He picked up his hat and stick again, and faced the pale young editor.

"Smith, you have done me a devilish wrong. You have knowingly printed a vile slander about me, aware that the natural result of your falsehood was that some poor drunken fool would shoot me down from behind. When I walked in here five minutes ago, I had two purposes in mind. One was to buy your paper. The other was to throw you down the front stairs. I am leaving now without doing either. I abandoned the first because I had to; I abandon the second, voluntarily, because—I don't quite know why—but I think it is because it seems inappropriate to hit a man when he is down and something is just driving him to try to scramble up."

He put on his hat and started to go; but Smith stopped him with a gesture. He let his eye, from which all sign of emotion had faded, run slowly over Varney's slender figure.

"I wasn't such a slouch in my younger days," he said. "Football at my prep school, football and crew at my college. Boxed some at odd moments; was counted fair to middling. Some offhand practice since with people I've roasted—agents, actors, and the like. As to that throwing downstairs proposition now, if you'd care to try it on—"

Varney shook his head. "I don't know that I can explain it—and no one regrets it more than I—but all the wish to smash you, Smith, has gone away somewhere. The bottom has dropped out of it. Good-bye."

"You are going? So am I," said Smith, with a fair imitation of his usual lightness. "Going away for good. I hope you will come through this all right. I'll never see you again. Shake hands, will you? You couldn't know it, of course, but—it—is possible that I owe something to—you two fellows."

He stood motionless, half turned away, thin hands hanging loosely at his sides.

Varney, who had colored slightly, took a last look at him. "No," he said, suddenly much embarrassed, "I—I'm afraid I couldn't do it in the way you mean, and so there wouldn't be any point in it. But I—I do wish you luck with all my heart."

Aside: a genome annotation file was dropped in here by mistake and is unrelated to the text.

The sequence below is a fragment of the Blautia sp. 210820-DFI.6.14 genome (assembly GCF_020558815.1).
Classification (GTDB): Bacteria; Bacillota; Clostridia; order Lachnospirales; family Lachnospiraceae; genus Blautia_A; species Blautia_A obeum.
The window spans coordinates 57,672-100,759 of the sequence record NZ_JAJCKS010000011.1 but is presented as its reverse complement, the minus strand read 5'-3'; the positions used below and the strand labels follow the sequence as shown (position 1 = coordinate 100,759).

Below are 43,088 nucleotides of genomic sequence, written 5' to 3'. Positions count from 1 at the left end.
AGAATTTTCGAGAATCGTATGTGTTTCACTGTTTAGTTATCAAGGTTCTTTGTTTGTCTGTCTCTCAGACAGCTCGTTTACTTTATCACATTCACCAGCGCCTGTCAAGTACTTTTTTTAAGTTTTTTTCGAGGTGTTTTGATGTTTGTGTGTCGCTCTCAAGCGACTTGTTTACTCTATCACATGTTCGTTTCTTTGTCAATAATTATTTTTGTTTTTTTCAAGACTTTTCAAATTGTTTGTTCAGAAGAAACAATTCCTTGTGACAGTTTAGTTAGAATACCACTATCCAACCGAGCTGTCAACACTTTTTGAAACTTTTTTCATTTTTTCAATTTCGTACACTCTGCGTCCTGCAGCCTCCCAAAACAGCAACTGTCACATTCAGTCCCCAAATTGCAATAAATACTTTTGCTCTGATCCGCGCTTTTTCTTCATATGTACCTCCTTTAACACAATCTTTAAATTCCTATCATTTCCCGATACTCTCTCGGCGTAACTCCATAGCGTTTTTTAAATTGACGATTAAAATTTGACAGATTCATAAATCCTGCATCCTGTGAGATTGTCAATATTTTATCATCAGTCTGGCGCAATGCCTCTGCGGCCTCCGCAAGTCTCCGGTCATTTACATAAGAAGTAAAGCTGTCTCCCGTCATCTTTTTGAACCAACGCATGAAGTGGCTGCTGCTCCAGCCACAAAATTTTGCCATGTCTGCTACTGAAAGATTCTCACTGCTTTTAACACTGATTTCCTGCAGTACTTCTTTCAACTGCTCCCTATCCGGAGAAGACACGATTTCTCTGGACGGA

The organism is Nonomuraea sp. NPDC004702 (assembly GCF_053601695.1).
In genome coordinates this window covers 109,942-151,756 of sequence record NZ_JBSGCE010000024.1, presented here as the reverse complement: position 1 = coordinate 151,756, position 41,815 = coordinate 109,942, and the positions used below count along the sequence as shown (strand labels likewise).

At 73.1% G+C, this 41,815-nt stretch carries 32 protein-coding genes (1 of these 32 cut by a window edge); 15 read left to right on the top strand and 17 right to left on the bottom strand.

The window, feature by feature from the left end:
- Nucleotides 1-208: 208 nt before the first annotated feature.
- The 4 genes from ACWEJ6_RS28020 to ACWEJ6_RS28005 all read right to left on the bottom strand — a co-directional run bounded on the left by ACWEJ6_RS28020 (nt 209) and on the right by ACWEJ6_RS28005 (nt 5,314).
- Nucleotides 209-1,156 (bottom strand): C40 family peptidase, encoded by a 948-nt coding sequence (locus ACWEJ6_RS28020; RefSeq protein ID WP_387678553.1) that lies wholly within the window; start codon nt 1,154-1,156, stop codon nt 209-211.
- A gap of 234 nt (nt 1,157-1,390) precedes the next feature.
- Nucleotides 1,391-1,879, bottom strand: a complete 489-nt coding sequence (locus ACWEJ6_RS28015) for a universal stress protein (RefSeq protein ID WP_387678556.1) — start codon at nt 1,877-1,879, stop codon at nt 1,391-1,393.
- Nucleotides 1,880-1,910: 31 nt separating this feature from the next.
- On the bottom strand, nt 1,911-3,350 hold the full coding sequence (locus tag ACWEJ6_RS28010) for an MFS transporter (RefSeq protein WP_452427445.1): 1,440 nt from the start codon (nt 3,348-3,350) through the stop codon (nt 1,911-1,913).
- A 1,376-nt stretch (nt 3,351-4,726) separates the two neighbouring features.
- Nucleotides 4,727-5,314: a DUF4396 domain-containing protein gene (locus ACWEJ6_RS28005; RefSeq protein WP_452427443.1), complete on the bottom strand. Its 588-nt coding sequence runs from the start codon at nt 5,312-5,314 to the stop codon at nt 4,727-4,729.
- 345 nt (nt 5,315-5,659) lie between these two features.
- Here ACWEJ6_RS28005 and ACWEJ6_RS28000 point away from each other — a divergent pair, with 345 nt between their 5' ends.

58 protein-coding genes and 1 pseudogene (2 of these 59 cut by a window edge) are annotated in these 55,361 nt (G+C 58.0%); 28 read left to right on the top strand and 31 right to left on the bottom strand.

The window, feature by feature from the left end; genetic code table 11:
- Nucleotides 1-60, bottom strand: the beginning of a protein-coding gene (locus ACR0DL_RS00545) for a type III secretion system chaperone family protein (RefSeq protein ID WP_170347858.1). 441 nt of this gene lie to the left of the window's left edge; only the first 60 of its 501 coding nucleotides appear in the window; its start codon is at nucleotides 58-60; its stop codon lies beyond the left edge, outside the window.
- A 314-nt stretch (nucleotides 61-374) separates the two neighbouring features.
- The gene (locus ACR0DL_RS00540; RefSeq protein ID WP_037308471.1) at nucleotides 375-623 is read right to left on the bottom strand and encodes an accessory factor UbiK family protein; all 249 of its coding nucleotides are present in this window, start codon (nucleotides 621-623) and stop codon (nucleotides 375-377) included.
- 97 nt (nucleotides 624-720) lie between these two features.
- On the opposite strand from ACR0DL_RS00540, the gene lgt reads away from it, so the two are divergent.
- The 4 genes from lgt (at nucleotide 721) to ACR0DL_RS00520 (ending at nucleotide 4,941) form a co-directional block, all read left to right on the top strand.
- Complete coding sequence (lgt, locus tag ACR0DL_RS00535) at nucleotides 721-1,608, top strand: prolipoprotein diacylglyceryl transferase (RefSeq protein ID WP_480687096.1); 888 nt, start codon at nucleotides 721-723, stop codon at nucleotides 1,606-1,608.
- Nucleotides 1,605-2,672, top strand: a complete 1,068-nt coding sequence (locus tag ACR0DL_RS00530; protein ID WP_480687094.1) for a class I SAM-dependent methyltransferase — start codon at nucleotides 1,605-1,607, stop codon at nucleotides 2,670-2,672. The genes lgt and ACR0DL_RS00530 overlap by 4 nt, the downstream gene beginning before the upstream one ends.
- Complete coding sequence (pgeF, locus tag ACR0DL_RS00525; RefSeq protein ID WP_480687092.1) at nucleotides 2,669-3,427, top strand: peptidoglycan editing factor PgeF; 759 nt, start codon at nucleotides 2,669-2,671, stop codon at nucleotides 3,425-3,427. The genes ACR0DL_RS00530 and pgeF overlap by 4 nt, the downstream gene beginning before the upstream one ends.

He shut the door, and started down the stairway; and he straightway forgot Smith in the returning tide of his own difficulties. He saw clearly that there was no longer any hope; his plans were wrecked past mending. Persuading Miss Carstairs to keep her engagement to-morrow, his one great problem this morning, had become an unimportant detail now. Charlie Hammerton, with his merciless knowledge, filled the whole horizon like a menacing mirage.

It would not be enough to close the boy's month till after the luncheon and then let it open to babble. For Elbert Carstairs had flatly drawn the line at a yellow aftermath of sensation. He would count a tall-typed scandal the day after to-morrow, when his daughter was with him, fully as bad as the same affliction now. And, the newspaper finally lost to them, there was no conceivable way in which that scandal could be averted now.

But about the moment when his foot hit the bottom of the worn stairs, the door at the head of them burst open, and a curiously stirred voice, which he had some difficulty in recognizing as Smith's, called his name.

"Varney! oh, Varney! I—really meant to tell you—and then I forgot."

He turned and saw the editor's pale face hanging over the banisters.

"It was Maginnis I sold the Gazette to, you know—Peter Maginnis. I wouldn't have sold it to anybody else. You'll find him at the hotel eating supper."